According to Australian Ageing Agenda, an aged care provider peak body is calling for the Federal Government to develop clear COVID-19 outbreak protocols that include the hospitalisation of infected residents. It is important for residents who test positive with COVID-19 be transferred to hospital to prevent a major outbreak in the facility and to give people the best possible chance of survival, said ACSA CEO Patricia Sparrow. “We want to see protocols in place that clearly outline what should happen in the case of a COVID-19 outbreak, and we believe hospitalisation should be a key part of that process,” Ms Sparrow told Australian Ageing Agenda. “Aged care homes are not intensive care units. It’s not what we are equipped to do,” Ms Sparrow said.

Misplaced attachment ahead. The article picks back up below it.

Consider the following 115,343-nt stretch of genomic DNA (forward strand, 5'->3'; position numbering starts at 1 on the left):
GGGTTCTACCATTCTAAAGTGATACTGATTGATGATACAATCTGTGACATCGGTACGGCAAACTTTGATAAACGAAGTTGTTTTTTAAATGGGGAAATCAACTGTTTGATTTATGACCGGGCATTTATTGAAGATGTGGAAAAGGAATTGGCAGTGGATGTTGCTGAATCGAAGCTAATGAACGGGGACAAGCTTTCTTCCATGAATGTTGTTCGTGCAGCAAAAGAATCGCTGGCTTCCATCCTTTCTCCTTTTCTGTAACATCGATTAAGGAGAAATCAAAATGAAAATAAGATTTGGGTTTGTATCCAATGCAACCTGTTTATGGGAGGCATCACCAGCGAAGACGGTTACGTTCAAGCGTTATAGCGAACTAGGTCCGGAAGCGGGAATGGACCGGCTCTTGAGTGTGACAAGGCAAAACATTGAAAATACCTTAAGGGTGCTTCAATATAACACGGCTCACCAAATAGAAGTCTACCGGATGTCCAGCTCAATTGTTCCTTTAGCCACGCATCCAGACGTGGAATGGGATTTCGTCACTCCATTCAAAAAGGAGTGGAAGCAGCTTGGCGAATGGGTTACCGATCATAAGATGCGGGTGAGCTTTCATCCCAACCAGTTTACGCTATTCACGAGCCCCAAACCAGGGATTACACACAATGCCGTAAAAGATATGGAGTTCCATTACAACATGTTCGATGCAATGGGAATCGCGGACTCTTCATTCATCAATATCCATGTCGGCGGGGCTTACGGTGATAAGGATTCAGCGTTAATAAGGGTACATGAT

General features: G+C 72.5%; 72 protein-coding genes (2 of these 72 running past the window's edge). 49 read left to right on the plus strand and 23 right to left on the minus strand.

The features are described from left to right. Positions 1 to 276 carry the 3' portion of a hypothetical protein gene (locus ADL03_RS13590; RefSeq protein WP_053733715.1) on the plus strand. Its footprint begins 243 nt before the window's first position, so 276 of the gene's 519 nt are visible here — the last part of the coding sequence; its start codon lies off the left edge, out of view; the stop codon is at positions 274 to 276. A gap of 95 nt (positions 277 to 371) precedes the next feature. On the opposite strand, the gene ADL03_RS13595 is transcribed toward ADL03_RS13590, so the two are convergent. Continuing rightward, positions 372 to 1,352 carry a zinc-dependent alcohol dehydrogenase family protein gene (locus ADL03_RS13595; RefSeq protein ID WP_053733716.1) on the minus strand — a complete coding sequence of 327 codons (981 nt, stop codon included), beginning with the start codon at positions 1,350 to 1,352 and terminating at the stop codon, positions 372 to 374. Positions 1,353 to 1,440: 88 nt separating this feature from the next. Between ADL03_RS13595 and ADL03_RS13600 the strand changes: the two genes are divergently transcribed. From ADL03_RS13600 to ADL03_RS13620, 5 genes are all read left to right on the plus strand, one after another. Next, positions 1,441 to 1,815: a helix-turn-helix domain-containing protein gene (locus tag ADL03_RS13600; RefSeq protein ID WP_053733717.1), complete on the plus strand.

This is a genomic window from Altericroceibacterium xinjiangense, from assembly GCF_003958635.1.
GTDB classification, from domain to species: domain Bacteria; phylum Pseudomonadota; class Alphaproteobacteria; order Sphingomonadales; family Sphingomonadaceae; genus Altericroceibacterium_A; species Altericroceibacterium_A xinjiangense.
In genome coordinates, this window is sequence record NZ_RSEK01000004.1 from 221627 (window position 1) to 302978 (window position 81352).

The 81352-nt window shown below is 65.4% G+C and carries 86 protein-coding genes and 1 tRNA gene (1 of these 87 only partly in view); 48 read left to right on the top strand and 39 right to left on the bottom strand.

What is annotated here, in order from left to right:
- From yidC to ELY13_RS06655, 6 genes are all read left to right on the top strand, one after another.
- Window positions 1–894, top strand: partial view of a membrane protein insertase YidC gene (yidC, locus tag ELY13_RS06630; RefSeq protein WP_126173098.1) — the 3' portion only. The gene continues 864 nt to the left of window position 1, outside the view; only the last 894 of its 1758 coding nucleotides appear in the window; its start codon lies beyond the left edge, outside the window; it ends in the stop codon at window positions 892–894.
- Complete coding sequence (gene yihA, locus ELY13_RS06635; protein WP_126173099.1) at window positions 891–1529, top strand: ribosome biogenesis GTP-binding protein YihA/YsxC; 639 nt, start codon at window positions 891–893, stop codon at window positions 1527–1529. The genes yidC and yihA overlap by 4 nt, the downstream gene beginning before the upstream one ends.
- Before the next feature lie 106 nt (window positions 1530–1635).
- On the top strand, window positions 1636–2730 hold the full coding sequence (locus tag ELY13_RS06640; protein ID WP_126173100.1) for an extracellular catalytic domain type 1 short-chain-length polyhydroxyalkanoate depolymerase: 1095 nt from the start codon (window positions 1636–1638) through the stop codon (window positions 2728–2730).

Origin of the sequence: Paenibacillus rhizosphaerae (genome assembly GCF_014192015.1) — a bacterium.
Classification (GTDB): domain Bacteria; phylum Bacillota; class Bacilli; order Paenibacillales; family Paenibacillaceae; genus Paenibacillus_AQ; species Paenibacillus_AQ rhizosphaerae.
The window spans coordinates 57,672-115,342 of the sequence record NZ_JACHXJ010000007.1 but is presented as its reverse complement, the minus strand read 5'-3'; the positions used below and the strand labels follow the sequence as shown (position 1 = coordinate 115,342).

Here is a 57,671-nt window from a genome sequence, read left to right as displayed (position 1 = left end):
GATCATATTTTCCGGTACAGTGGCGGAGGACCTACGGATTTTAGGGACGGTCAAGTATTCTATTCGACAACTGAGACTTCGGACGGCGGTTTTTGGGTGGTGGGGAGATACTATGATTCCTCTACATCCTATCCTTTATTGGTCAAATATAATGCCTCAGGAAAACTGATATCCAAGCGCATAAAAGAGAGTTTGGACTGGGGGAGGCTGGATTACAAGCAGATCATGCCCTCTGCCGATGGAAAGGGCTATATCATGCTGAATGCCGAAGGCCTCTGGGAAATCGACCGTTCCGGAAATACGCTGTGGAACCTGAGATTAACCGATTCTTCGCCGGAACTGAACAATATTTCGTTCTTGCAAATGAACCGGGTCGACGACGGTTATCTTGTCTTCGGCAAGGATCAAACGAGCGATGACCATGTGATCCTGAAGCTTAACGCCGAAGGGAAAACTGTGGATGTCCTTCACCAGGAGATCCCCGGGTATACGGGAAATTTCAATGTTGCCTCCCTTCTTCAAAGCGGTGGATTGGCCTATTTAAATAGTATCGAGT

New figures reveal trends in Australia’s COVID-19 deaths
According to Aged Care Insite, new mortality data from the Australian Bureau of Statistics has revealed that most people who died from COVID-19 had pre-existing conditions. The provisional mortality statistics showed that one-fifth of people who died from COVID-19 in Australia had hypertension, 15 per cent had dementia and 13 per cent had diabetes. Overall, just over two-thirds (68.5 per cent) of the deaths had at least one pre-existing chronic condition listed on the death certificate. Other common conditions were chronic lower respiratory disease and cancer (12 per cent each), ischaemic heart disease (9 per cent) and musculoskeletal conditions (7 per cent). Blood and lymph cancers were the most commonly certified cancer type among those deaths.
‘Like the plague’: ABC’s Four Corners finds mismanagement at the centre of Newmarch outbreak